Skip to main content

20th November 2019

MAF 2019: Ruben Brandt, Collector

Milorad Krstic’s Ruben Brandt, Collector is an engaging and visually stunning film which stands as a true testament to the uniqueness of animation, writes Deputy Film Editor Josh Sandy
MAF 2019: Ruben Brandt, Collector
Photo courtesy of Manchester Animation Festival

There are plenty of reasons to love film festivals but, above all else, their ability to curate a collection of brilliant-yet-totally-underrated cinematic gems and bring them to the big screen is one of the greatest. This ability was beautifully demonstrated by this year’s Manchester Animation Festival during their showing of Milorad Krstic’s Hungarian noir-crime-thriller-cum-art-history-lesson Ruben Brandt, Collector.

The film follows Dr. Ruben Brandt, an art-loving psychotherapist who specialises in the treatment of criminal masterminds, as he leads a team of patients on a series of daring heists to steal the 13 paintings that are haunting his nightmares.

The thing that becomes immediately apparent when watching the film is its truly unique and stunning animation style. The film’s characters appear to come straight out of a Pablo Picasso fever dream with their bizarrely angular faces and seemingly impossible placement of eyes and ears. Throughout the film, every single scene is engaging visually and they are consistently packed with so many artistic references it would require hundreds of viewings to fully appreciate them all.

It will come as no surprise that the film is the most rewarding for those with an appreciation of art history, but that is not to say that it is totally impenetrable for the casual viewer. In many ways, the film acts on two levels – a unique celebration of art and psychology theory, sitting above a taught action-packed heist thriller.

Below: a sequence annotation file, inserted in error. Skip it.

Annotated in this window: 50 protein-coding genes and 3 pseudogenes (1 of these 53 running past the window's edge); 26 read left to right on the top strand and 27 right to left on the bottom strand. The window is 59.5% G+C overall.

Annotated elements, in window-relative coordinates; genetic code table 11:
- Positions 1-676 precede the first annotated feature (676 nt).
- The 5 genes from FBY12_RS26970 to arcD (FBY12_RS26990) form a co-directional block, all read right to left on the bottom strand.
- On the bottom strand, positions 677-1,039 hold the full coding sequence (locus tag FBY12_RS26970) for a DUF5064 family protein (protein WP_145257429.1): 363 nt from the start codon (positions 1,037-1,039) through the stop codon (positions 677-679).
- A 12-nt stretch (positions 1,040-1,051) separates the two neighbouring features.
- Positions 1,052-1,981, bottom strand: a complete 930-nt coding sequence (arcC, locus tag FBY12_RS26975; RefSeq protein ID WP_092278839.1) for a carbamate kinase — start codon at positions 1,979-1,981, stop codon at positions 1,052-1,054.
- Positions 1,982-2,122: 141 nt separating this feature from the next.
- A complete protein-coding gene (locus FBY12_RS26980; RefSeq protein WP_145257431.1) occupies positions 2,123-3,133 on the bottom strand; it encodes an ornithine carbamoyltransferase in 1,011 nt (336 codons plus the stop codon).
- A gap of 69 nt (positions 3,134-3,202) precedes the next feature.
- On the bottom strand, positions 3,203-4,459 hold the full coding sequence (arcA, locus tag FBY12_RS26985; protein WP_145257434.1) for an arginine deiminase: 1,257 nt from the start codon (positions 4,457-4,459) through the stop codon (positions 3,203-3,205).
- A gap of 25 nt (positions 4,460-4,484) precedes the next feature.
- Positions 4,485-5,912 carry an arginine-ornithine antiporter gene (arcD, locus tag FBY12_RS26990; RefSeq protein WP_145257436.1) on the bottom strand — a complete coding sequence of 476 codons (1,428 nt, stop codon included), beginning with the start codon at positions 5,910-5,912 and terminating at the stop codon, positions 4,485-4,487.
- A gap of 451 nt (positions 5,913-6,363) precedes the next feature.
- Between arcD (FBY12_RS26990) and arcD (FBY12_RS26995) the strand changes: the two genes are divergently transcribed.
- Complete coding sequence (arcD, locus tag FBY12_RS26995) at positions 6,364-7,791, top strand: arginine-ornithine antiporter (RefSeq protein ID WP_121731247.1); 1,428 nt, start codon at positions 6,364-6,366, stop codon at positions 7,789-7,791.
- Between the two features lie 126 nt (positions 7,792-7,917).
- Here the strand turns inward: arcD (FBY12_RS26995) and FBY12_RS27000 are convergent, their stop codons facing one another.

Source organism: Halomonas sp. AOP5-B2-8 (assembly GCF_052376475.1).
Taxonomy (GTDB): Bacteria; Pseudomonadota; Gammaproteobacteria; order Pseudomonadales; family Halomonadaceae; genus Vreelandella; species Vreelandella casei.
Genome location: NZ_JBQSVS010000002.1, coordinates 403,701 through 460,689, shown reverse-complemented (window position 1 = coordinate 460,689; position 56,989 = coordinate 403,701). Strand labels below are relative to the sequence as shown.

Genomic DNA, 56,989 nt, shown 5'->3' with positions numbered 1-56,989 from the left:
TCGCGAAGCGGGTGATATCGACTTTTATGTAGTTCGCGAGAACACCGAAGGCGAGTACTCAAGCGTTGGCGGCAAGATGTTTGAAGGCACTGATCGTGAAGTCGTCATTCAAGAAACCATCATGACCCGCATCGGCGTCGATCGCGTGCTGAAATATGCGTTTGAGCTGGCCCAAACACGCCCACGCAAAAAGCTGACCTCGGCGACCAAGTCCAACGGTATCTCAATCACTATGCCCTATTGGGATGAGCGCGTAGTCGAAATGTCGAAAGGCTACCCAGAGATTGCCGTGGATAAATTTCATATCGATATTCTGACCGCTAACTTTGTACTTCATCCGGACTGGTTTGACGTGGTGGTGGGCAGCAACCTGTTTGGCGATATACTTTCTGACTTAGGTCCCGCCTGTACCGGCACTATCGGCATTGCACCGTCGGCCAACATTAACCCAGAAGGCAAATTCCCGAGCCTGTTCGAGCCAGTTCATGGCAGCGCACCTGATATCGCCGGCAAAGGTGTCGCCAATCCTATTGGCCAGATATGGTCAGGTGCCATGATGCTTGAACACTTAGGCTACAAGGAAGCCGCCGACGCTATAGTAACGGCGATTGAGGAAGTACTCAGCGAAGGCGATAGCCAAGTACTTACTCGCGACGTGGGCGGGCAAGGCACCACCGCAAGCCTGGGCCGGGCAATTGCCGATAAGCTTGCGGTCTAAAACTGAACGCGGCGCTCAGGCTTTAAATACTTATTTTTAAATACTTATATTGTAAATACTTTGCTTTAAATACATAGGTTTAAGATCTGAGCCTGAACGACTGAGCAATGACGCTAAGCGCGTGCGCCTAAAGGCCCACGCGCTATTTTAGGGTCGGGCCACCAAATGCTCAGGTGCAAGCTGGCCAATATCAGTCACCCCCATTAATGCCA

Despite the potential for this complex blend of themes to become a jarring mess, the film perfectly balances complex philosophical ideas, surreal nightmarish dream sequences and well-established action movie tropes with stunts defying the laws  of physics to create something truly innovative and original.

Standing alongside the film’s gorgeous visuals is the film’s perfectly curated soundtrack. The mix of genres mirrors the film’s other anachronisms and features a selection of classic rock and roll hits combined with sweeping orchestral and operatic pieces.

One particularly stunning sequence features a thrilling high-octane chase through the surrealist-tinged streets of Paris accompanied superbly by The Countour’s iconic ‘Do You Love Me’.

However, despite the film’s ability to keep its themes from becoming overly pretentious, the same can unfortunately not be said for its plot. Whilst the majority of the film uses a classical heist style narrative, with a few well-placed twists and turns to a hugely engaging effect, the film’s ending simply proves one twist too far.

Objectively, this final twist isn’t a bad plot decision and has enormous potential to add to the film’s surreal aesthetic, but the groundwork for such as radical left-turn in the closing minutes just isn’t laid throughout the film. Although it is a rare misstep, at such a crucial point in the film, it ultimately leaves a lasting feeling of a plot that has become caught up in its own intelligence.

Overall, given its truly distinctive animation style and unusual blend of themes, Ruben Brandt, Collector is a true testament to the unique nature of animation and is the perfect starting point for any film fan looking to explore the world beyond mainstream big-budget studio animations.


More Coverage

Review: Disney 100 – The Concert

Disney 100: The Concert, hosted by Janette Manrara, is a touching tribute to an institution that has defined multiple generations

Interview with Luke Davies from Polari

The Mancunion spoke with Luke Davies head of Polari, a queer production company based in Manchester about Queer representation, the art of filmmaking, and untold stories.

Shazam! Fury of the Gods review: Superhero sequel gets sidetracked

Shazam! Fury of the Gods is a feel-good film which falls short of its forerunner

The Untold Stories of Black Women: A Thousand and One Review

A. V. Rockwell shows the importance of supporting Black women in Sundance Prize winning feature debut: A Thousand and One